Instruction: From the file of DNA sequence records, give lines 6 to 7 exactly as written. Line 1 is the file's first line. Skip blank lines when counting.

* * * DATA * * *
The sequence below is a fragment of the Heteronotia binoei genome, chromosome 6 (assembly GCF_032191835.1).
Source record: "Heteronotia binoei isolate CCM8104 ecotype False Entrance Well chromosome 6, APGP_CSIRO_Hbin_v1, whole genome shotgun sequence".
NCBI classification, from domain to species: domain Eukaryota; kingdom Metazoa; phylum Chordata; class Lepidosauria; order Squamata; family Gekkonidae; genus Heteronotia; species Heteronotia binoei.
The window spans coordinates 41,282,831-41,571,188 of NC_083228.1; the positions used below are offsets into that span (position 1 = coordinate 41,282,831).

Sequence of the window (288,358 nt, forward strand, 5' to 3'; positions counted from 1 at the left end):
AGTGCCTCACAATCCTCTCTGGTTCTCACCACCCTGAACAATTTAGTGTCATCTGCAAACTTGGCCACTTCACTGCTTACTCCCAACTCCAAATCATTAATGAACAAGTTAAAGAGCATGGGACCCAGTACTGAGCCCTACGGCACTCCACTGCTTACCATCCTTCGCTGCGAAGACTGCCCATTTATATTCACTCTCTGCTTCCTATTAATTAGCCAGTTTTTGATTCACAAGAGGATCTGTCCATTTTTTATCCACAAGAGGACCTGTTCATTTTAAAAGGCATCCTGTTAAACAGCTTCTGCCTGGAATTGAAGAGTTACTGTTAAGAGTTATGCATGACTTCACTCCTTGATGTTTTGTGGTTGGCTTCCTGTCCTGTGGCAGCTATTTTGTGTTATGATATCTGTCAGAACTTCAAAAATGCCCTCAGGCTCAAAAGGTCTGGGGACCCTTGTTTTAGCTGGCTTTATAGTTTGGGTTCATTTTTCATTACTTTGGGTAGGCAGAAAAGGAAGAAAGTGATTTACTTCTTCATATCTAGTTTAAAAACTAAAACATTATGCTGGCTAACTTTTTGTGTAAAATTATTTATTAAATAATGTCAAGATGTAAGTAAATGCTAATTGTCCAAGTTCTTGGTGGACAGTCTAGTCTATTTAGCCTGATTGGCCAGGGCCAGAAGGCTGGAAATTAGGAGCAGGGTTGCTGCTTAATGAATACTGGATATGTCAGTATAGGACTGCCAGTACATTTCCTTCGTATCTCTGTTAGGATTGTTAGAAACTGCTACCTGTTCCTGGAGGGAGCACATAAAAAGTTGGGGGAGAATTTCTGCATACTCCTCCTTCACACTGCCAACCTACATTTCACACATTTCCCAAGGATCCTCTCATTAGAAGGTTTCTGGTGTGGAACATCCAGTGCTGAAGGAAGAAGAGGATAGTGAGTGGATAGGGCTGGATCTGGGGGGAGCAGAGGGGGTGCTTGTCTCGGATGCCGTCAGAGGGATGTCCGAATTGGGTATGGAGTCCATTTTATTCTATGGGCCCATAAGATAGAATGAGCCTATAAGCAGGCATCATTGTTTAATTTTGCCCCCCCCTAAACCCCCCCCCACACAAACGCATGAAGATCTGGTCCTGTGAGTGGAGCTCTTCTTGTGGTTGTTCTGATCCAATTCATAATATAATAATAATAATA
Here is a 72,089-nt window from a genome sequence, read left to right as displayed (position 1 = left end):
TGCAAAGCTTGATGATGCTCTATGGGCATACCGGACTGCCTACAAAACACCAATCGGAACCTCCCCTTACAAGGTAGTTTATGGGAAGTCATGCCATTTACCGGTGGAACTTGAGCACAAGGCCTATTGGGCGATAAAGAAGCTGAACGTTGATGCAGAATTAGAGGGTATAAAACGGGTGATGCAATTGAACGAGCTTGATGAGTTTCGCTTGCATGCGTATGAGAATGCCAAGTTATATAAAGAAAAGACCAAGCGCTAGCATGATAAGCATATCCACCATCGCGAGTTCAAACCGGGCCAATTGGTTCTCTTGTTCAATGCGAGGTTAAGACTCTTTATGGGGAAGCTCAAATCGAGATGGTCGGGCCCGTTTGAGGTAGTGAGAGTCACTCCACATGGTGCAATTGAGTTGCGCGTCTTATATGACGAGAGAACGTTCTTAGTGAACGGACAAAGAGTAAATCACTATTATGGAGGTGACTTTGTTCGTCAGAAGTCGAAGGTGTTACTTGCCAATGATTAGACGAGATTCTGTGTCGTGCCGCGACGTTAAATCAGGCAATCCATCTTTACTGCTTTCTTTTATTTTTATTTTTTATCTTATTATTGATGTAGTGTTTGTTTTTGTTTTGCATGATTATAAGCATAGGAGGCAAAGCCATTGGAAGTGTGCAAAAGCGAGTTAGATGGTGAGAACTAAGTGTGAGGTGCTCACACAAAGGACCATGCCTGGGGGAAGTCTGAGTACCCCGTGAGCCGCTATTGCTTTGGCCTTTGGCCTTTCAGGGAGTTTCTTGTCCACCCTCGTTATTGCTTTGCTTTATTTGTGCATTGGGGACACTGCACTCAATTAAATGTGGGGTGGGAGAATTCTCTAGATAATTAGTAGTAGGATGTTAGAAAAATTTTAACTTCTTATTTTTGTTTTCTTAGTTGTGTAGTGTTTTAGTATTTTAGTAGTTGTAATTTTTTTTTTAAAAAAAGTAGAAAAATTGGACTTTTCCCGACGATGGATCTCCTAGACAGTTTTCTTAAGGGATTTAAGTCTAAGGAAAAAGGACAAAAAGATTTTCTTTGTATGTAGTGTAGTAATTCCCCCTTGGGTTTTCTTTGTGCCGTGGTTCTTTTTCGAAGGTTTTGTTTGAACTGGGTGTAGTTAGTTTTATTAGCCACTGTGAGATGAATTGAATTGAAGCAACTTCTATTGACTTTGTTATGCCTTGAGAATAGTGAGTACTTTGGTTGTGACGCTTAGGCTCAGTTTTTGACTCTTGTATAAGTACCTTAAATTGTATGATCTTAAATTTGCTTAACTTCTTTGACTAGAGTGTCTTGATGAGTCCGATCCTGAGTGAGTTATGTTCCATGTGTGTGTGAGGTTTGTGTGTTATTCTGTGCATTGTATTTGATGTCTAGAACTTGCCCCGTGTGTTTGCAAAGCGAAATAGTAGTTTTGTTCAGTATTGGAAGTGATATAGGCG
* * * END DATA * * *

AGTGCCTCACAATCCTCTCTGGTTCTCACCACCCTGAACAATTTAGTGTCATCTGCAAACTTGGCCACTTCACTGCTTACTCCCAACTCCAAATCATTAATGAACAAGTTAAAGAGCATGGGACCCAGTACTGAGCCCTACGGCACTCCACTGCTTACCATCCTTCGCTGCGAAGACTGCCCATTTATATTCACTCTCTGCTTCCTATTAATTAGCCAGTTTTTGATTCACAAGAGGATCTGTCCATTTTTTATCCACAAGAGGACCTGTTCATTTTAAAAGGCATCCTGTTAAACAGCTTCTGCCTGGAATTGAAGAGTTACTGTTAAGAGTTATGCATGACTTCACTCCTTGATGTTTTGTGGTTGGCTTCCTGTCCTGTGGCAGCTATTTTGTGTTATGATATCTGTCAGAACTTCAAAAATGCCCTCAGGCTCAAAAGGTCTGGGGACCCTTGTTTTAGCTGGCTTTATAGTTTGGGTTCATTTTTCATTACTTTGGGTAGGCAGAAAAGGAAGAAAGTGATTTACTTCTTCATATCTAGTTTAAAAACTAAAACATTATGCTGGCTAACTTTTTGTGTAAAATTATTTATTAAATAATGTCAAGATGTAAGTAAATGCTAATTGTCCAAGTTCTTGGTGGACAGTCTAGTCTATTTAGCCTGATTGGCCAGGGCCAGAAGGCTGGAAATTAGGAGCAGGGTTGCTGCTTAATGAATACTGGATATGTCAGTATAGGACTGCCAGTACATTTCCTTCGTATCTCTGTTAGGATTGTTAGAAACTGCTACCTGTTCCTGGAGGGAGCACATAAAAAGTTGGGGGAGAATTTCTGCATACTCCTCCTTCACACTGCCAACCTACATTTCACACATTTCCCAAGGATCCTCTCATTAGAAGGTTTCTGGTGTGGAACATCCAGTGCTGAAGGAAGAAGAGGATAGTGAGTGGATAGGGCTGGATCTGGGGGGAGCAGAGGGGGTGCTTGTCTCGGATGCCGTCAGAGGGATGTCCGAATTGGGTATGGAGTCCATTTTATTCTATGGGCCCATAAGATAGAATGAGCCTATAAGCAGGCATCATTGTTTAATTTTGCCCCCCCCTAAACCCCCCCCCACACAAACGCATGAAGATCTGGTCCTGTGAGTGGAGCTCTTCTTGTGGTTGTTCTGATCCAATTCATAATATAATAATAATAATA
Here is a 72,089-nt window from a genome sequence, read left to right as displayed (position 1 = left end):